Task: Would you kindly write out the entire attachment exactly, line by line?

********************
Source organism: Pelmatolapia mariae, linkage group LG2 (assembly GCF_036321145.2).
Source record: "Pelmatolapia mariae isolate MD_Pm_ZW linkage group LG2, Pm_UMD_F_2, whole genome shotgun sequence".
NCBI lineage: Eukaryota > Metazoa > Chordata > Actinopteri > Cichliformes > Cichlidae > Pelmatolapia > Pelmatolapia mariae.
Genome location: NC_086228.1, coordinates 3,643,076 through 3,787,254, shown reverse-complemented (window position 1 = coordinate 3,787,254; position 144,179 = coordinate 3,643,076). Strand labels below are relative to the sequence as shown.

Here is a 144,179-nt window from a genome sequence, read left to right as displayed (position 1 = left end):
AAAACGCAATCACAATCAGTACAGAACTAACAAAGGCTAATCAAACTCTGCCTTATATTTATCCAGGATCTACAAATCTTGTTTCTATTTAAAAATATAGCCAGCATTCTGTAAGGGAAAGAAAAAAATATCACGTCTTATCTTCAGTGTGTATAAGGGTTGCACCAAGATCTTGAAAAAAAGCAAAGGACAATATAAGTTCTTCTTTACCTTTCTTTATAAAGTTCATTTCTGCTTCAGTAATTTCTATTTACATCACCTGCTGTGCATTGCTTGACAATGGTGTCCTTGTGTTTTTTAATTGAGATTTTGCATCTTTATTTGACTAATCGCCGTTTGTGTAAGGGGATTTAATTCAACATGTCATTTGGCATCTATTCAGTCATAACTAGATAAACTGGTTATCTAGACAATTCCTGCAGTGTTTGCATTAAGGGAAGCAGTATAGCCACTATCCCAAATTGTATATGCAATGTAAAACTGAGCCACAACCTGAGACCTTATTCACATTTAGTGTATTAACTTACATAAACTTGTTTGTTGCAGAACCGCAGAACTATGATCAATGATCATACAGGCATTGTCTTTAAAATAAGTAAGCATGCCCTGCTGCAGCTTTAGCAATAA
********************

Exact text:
Source organism: Pelmatolapia mariae, linkage group LG2 (assembly GCF_036321145.2).
Source record: "Pelmatolapia mariae isolate MD_Pm_ZW linkage group LG2, Pm_UMD_F_2, whole genome shotgun sequence".
NCBI lineage: Eukaryota > Metazoa > Chordata > Actinopteri > Cichliformes > Cichlidae > Pelmatolapia > Pelmatolapia mariae.
Genome location: NC_086228.1, coordinates 3,643,076 through 3,787,254, shown reverse-complemented (window position 1 = coordinate 3,787,254; position 144,179 = coordinate 3,643,076). Strand labels below are relative to the sequence as shown.

Here is a 144,179-nt window from a genome sequence, read left to right as displayed (position 1 = left end):
AAAACGCAATCACAATCAGTACAGAACTAACAAAGGCTAATCAAACTCTGCCTTATATTTATCCAGGATCTACAAATCTTGTTTCTATTTAAAAATATAGCCAGCATTCTGTAAGGGAAAGAAAAAAATATCACGTCTTATCTTCAGTGTGTATAAGGGTTGCACCAAGATCTTGAAAAAAAGCAAAGGACAATATAAGTTCTTCTTTACCTTTCTTTATAAAGTTCATTTCTGCTTCAGTAATTTCTATTTACATCACCTGCTGTGCATTGCTTGACAATGGTGTCCTTGTGTTTTTTAATTGAGATTTTGCATCTTTATTTGACTAATCGCCGTTTGTGTAAGGGGATTTAATTCAACATGTCATTTGGCATCTATTCAGTCATAACTAGATAAACTGGTTATCTAGACAATTCCTGCAGTGTTTGCATTAAGGGAAGCAGTATAGCCACTATCCCAAATTGTATATGCAATGTAAAACTGAGCCACAACCTGAGACCTTATTCACATTTAGTGTATTAACTTACATAAACTTGTTTGTTGCAGAACCGCAGAACTATGATCAATGATCATACAGGCATTGTCTTTAAAATAAGTAAGCATGCCCTGCTGCAGCTTTAGCAATAA